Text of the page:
Wednesday, July 20, 2005


While we do feel a bit sorry for Genard Parker, the producer who set Ashanti on the road to musical stardom when she was 16, we're a little uncertain about his legal action against her. Sure, it does seem - at least from his story - that she treated him quite shabbily once the sale started to ring up, but we're not sure there's a federal case here. His lawyer opened the action with the observation that "this case is about abandoning the people that help us succeed", but that's surely about character rather than cash, isn't it? And can you sue someone for having a weak character?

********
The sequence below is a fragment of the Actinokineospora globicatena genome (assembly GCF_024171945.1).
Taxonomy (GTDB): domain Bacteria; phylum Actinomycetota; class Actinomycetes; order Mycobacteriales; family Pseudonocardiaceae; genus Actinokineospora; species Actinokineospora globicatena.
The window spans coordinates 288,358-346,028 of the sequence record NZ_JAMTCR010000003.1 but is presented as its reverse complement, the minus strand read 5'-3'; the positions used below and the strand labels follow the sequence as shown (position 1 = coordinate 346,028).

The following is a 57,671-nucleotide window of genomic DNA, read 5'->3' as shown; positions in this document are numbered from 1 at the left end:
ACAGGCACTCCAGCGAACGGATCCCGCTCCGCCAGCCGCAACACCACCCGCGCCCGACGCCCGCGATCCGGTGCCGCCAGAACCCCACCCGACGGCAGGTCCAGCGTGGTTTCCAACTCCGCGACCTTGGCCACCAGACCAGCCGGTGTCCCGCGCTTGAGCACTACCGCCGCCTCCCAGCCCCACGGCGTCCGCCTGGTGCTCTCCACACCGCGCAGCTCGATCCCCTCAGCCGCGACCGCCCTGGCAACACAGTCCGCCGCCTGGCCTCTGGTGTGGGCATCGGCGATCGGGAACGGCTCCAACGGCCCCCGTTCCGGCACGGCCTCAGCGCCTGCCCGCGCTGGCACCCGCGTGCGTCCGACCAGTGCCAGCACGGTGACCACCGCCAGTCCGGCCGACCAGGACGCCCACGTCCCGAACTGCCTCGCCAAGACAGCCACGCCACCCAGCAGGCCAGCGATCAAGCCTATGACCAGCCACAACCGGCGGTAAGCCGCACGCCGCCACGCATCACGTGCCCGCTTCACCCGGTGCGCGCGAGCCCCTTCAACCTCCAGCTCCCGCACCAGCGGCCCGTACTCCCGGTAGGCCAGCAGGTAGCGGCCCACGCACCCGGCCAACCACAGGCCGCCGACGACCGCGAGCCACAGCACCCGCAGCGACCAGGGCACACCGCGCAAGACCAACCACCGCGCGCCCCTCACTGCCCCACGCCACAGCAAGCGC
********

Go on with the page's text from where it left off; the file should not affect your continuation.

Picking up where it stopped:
There is money involved, of course:

Parker agreed to release Ashanti from her contract with him when she signed her first record deal with the understanding that he could produce two songs on her first album and receive a $50,000 advance plus royalties.

Ashanti's lawyers respond that Parker never came forward until she'd had two huge-selling albums, which is a bit of a lame defence. Decisions are expected by the end of the week.